Gonorrhea (also gonorrhoea) is a common sexually transmitted infection caused by the bacterium Neisseria gonorrhoeae (also called Gonococcus, which is often abbreviated as “GC” by clinicians).
In both men and women if gonorrhea is left untreated, it may spread throughout the body, affecting joints and even heart valves.
Signs and symptoms of Gonorrohea
The infection is transmitted from one person to another through vaginal, oral, or anal sexual relations.
The incubation period is 2 to 30 days with most symptoms occurring between 4–6 days after being infected. A small number of people may be asymptomatic for a lifetime.
In males, symptoms include a yellowish discharge from the penis, associated with painful, and sometimes frequent, urination. Symptoms can develop from two to thirty days after infection. A few percent of infected men have no symptoms. The infection may move into the prostate, seminal vesicles, and epididymis, causing pain and fever. Untreated, gonorrhea can lead to sterility.
Men may complain of pain on urinating and thick, copious, urethral pus discharge (also known as gleet) is the most common presentation. Examination may show a reddened external urethral meatus. Ascending infection may involve the epididymis, testicles, or prostate gland, causing symptoms such as scrotal pain or swelling.
Women may complain of vaginal discharge, difficulty urinating (dysuria), projectile urination, off-cycle menstrual bleeding, or bleeding after sexual intercourse.
The cervix may appear anywhere from normal to the extreme of marked cervical inflammation with pus. Early symptoms may include a discharge from the vagina, discomfort in the lower abdomen, irritation of the genitals, pain or burning during urination and abnormal bleeding. Symptoms, which may indicate development of pelvic inflammatory disease (PID), include cramps and pain, bleeding between menstrual periods, vomiting, or fever.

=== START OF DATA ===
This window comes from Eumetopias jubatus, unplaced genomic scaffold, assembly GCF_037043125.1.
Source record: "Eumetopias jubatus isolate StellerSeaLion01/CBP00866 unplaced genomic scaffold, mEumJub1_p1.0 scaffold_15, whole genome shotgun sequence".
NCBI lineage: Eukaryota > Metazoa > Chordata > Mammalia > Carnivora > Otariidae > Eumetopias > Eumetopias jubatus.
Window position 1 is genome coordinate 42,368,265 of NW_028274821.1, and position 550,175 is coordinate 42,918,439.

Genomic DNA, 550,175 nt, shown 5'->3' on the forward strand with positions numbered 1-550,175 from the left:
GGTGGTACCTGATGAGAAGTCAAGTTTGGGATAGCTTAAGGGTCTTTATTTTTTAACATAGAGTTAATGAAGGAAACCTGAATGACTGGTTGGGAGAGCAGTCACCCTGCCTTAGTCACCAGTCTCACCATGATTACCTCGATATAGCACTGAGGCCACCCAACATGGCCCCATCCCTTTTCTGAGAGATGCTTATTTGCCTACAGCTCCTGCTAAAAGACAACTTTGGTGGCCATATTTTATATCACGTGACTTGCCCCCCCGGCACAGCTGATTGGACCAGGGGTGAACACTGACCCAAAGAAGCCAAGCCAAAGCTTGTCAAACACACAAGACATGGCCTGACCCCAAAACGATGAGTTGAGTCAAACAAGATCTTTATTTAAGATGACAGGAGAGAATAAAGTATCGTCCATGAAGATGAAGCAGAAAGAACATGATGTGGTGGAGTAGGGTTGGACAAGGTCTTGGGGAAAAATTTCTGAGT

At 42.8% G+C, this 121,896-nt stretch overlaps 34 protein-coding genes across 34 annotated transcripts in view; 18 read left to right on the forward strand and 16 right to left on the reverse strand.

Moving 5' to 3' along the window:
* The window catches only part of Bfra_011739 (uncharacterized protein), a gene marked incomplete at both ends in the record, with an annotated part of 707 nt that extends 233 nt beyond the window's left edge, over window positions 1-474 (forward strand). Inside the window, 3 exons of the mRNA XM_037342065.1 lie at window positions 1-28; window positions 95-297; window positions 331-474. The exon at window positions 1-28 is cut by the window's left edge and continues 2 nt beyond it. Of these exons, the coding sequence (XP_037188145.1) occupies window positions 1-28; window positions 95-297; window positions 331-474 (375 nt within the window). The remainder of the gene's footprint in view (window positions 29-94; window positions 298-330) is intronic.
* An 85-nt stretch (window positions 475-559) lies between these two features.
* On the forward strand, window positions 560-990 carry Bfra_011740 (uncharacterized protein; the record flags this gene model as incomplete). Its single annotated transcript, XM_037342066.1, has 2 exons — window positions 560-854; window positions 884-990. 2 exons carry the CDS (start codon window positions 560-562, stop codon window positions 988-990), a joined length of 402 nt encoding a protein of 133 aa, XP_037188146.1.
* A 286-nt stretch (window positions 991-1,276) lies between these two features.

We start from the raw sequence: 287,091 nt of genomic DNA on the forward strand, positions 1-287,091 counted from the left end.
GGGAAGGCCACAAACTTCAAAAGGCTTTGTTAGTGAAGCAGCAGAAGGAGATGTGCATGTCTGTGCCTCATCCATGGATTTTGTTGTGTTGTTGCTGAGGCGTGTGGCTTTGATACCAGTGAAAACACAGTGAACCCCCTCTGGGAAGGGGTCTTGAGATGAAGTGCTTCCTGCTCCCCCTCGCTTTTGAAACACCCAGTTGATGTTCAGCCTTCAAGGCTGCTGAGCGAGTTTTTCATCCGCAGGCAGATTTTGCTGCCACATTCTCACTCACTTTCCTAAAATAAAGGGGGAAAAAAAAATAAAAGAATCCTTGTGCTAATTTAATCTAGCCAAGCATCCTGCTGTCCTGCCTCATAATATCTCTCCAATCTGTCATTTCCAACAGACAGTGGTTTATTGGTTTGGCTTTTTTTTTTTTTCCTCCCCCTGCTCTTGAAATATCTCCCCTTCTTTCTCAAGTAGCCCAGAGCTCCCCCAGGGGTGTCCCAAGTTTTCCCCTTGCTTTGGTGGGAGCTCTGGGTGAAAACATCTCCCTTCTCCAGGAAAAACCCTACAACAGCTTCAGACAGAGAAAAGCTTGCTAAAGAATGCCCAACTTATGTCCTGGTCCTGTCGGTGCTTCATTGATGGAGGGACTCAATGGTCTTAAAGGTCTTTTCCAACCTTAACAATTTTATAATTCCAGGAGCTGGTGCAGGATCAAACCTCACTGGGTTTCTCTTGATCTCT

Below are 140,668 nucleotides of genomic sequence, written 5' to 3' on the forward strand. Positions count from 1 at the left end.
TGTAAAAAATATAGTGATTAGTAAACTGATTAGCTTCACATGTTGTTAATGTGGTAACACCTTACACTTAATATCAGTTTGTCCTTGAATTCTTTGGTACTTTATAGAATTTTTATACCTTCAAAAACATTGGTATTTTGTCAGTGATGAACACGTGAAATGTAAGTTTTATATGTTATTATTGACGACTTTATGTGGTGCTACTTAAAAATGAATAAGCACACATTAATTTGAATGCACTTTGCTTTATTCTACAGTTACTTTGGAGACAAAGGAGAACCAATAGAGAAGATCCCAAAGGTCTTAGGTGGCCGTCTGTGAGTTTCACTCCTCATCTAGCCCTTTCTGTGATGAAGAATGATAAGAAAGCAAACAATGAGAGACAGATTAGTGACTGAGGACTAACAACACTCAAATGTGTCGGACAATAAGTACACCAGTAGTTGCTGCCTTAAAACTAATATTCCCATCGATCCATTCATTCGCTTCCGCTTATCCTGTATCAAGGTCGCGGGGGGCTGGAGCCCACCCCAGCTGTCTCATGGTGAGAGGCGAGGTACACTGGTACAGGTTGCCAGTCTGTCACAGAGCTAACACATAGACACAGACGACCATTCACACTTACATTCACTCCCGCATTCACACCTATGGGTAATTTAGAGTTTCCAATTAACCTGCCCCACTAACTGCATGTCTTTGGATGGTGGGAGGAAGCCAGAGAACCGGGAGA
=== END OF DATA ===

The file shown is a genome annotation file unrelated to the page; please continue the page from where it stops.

Women who leave these symptoms untreated may develop severe complications. The infection will usually spread to the uterus, fallopian tubes, and ovaries, causing Pelvic Inflammatory Disease (PID).
Infection of the urethra (urethritis) causes little dysuria or pus.
The combination of urethritis and cervicitis on examination strongly supports a gonorrhea diagnosis, as both sites are infected in most gonorrhea patients. Gonorrhea infection can also be present as septic arthritis.
An infected mother may transmit gonorrhea to her newborn during childbirth, a condition known as ophthalmia neonatorum.
Treatment of Gonorrohea
There are many Antibiotics that may be used to treat gonorrhea.
It is important to refer all sexual partners to be checked for gonorrhea to prevent spread of the disease and to prevent the patient from becoming re-infected with gonorrhea. Patients should also be offered screening for other sexually transmitted infections. In areas where co-infection with chlamydia is common, doctors may prescribe a combination of antibiotics.
The patient must be rechecked by throat swab 72 hours or more after being given treatment, and then retreated if the throat swab is still positive.
In men, inflammation of the epididymis (epididymitis); prostate gland (prostatitis) and urethral structure (urethritis) can result from untreated gonorrhea
History of Gonorrohea
The exact time of onset of gonorrhea as prevalent disease or epidemic cannot be accurately determined from the historical record.
It has been suggested that mercury was used as a treatment for gonorrhea.
Silver nitrate was one of the widely used drugs in the 19th century. The silver-based treatment was used until the first antibiotics came into use in the 1940s.